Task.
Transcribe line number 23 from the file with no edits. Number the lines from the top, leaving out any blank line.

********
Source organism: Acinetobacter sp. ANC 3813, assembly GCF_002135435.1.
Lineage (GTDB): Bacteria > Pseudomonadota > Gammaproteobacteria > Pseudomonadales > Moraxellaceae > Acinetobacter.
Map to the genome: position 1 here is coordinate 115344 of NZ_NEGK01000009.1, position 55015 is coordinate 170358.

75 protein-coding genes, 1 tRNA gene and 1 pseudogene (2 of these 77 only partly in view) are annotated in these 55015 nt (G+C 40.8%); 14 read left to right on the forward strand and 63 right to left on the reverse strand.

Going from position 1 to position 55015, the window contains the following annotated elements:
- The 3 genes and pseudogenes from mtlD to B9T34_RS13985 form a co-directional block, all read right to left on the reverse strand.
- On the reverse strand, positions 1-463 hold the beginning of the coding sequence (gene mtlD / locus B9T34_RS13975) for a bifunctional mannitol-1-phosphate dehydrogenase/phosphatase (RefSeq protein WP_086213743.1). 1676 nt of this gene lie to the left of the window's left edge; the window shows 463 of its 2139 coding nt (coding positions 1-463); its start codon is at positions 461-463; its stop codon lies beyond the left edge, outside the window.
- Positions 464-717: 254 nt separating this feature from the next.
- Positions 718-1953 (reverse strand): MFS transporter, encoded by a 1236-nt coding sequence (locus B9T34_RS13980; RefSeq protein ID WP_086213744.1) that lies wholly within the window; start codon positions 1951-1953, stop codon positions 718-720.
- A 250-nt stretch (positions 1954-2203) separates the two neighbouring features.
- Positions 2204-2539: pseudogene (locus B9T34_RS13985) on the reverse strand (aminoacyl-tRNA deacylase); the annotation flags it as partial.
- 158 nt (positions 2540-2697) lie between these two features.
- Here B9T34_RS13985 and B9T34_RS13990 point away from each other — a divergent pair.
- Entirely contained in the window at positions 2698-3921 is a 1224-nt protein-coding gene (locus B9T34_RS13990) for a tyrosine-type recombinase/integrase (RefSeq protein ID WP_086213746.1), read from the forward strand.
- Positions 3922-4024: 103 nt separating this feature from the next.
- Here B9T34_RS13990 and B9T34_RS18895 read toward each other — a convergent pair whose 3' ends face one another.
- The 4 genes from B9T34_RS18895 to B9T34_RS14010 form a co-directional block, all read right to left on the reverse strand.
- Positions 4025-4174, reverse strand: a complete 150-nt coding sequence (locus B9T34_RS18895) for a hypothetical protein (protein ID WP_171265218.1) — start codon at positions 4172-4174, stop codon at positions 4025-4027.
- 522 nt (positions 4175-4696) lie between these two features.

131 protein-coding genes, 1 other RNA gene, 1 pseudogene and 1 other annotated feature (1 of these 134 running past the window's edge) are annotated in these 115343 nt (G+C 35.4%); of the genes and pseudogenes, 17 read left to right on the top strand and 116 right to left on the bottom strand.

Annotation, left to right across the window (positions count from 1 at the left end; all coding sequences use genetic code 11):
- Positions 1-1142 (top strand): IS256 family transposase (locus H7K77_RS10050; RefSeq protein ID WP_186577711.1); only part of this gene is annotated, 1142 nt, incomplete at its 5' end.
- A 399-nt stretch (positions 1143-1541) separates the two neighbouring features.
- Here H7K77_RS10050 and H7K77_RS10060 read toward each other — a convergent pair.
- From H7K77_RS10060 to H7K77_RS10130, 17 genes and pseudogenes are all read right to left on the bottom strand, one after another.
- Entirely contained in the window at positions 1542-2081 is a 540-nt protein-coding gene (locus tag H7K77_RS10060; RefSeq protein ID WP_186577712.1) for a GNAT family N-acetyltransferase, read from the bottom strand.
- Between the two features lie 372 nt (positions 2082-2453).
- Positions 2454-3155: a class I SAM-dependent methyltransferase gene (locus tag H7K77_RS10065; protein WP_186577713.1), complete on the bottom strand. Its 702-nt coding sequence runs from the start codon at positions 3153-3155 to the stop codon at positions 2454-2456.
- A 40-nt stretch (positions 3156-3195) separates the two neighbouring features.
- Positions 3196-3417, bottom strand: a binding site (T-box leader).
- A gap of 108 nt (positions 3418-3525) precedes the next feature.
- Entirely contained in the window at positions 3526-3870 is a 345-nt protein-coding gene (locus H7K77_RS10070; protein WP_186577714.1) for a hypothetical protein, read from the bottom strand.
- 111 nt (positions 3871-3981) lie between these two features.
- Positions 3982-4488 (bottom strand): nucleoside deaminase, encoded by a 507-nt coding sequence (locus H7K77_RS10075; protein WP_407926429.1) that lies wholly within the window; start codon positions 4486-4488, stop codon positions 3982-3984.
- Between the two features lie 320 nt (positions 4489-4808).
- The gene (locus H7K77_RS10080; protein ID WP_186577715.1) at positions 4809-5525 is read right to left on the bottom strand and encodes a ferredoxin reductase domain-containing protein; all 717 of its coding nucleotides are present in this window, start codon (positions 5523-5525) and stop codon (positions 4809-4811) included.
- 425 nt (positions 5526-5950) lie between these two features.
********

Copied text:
- A 399-nt stretch (positions 1143-1541) separates the two neighbouring features.